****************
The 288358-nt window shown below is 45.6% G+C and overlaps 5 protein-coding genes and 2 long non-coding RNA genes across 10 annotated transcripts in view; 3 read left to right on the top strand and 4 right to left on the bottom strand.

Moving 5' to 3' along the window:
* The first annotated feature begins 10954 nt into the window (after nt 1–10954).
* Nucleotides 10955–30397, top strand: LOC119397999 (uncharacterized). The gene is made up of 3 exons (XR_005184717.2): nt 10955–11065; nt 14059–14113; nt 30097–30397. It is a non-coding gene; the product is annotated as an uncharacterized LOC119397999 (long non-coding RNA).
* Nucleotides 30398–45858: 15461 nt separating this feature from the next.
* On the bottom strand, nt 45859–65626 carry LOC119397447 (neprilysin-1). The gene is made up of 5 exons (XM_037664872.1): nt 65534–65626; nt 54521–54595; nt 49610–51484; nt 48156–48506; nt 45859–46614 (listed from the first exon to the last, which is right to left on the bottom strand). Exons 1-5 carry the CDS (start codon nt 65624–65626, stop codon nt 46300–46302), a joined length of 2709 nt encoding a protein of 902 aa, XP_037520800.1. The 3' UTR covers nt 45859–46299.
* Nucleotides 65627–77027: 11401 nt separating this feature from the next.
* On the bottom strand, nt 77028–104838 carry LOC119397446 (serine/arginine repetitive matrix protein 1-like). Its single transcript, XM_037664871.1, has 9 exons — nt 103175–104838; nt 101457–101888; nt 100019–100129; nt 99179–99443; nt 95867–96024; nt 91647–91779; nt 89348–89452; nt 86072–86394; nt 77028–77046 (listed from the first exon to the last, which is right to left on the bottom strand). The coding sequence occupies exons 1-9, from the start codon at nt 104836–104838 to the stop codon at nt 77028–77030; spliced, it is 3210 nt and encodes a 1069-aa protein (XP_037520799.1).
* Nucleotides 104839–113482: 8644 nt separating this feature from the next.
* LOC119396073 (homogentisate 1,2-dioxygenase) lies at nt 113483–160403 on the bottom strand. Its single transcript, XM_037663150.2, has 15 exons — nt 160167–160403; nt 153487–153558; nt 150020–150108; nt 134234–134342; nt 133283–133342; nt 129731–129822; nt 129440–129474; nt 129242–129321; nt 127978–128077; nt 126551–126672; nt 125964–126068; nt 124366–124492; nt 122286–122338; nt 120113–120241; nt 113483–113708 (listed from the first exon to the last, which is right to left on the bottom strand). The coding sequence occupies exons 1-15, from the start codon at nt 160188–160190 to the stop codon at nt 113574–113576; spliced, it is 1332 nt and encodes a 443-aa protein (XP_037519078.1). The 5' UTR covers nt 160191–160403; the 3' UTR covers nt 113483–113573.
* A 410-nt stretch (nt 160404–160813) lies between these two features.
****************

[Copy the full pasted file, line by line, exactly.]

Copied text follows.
The 288358-nt window shown below is 45.6% G+C and overlaps 5 protein-coding genes and 2 long non-coding RNA genes across 10 annotated transcripts in view; 3 read left to right on the top strand and 4 right to left on the bottom strand.

Moving 5' to 3' along the window:
* The first annotated feature begins 10954 nt into the window (after nt 1–10954).
* Nucleotides 10955–30397, top strand: LOC119397999 (uncharacterized). The gene is made up of 3 exons (XR_005184717.2): nt 10955–11065; nt 14059–14113; nt 30097–30397. It is a non-coding gene; the product is annotated as an uncharacterized LOC119397999 (long non-coding RNA).
* Nucleotides 30398–45858: 15461 nt separating this feature from the next.
* On the bottom strand, nt 45859–65626 carry LOC119397447 (neprilysin-1). The gene is made up of 5 exons (XM_037664872.1): nt 65534–65626; nt 54521–54595; nt 49610–51484; nt 48156–48506; nt 45859–46614 (listed from the first exon to the last, which is right to left on the bottom strand). Exons 1-5 carry the CDS (start codon nt 65624–65626, stop codon nt 46300–46302), a joined length of 2709 nt encoding a protein of 902 aa, XP_037520800.1. The 3' UTR covers nt 45859–46299.
* Nucleotides 65627–77027: 11401 nt separating this feature from the next.
* On the bottom strand, nt 77028–104838 carry LOC119397446 (serine/arginine repetitive matrix protein 1-like). Its single transcript, XM_037664871.1, has 9 exons — nt 103175–104838; nt 101457–101888; nt 100019–100129; nt 99179–99443; nt 95867–96024; nt 91647–91779; nt 89348–89452; nt 86072–86394; nt 77028–77046 (listed from the first exon to the last, which is right to left on the bottom strand). The coding sequence occupies exons 1-9, from the start codon at nt 104836–104838 to the stop codon at nt 77028–77030; spliced, it is 3210 nt and encodes a 1069-aa protein (XP_037520799.1).
* Nucleotides 104839–113482: 8644 nt separating this feature from the next.
* LOC119396073 (homogentisate 1,2-dioxygenase) lies at nt 113483–160403 on the bottom strand. Its single transcript, XM_037663150.2, has 15 exons — nt 160167–160403; nt 153487–153558; nt 150020–150108; nt 134234–134342; nt 133283–133342; nt 129731–129822; nt 129440–129474; nt 129242–129321; nt 127978–128077; nt 126551–126672; nt 125964–126068; nt 124366–124492; nt 122286–122338; nt 120113–120241; nt 113483–113708 (listed from the first exon to the last, which is right to left on the bottom strand). The coding sequence occupies exons 1-15, from the start codon at nt 160188–160190 to the stop codon at nt 113574–113576; spliced, it is 1332 nt and encodes a 443-aa protein (XP_037519078.1). The 5' UTR covers nt 160191–160403; the 3' UTR covers nt 113483–113573.
* A 410-nt stretch (nt 160404–160813) lies between these two features.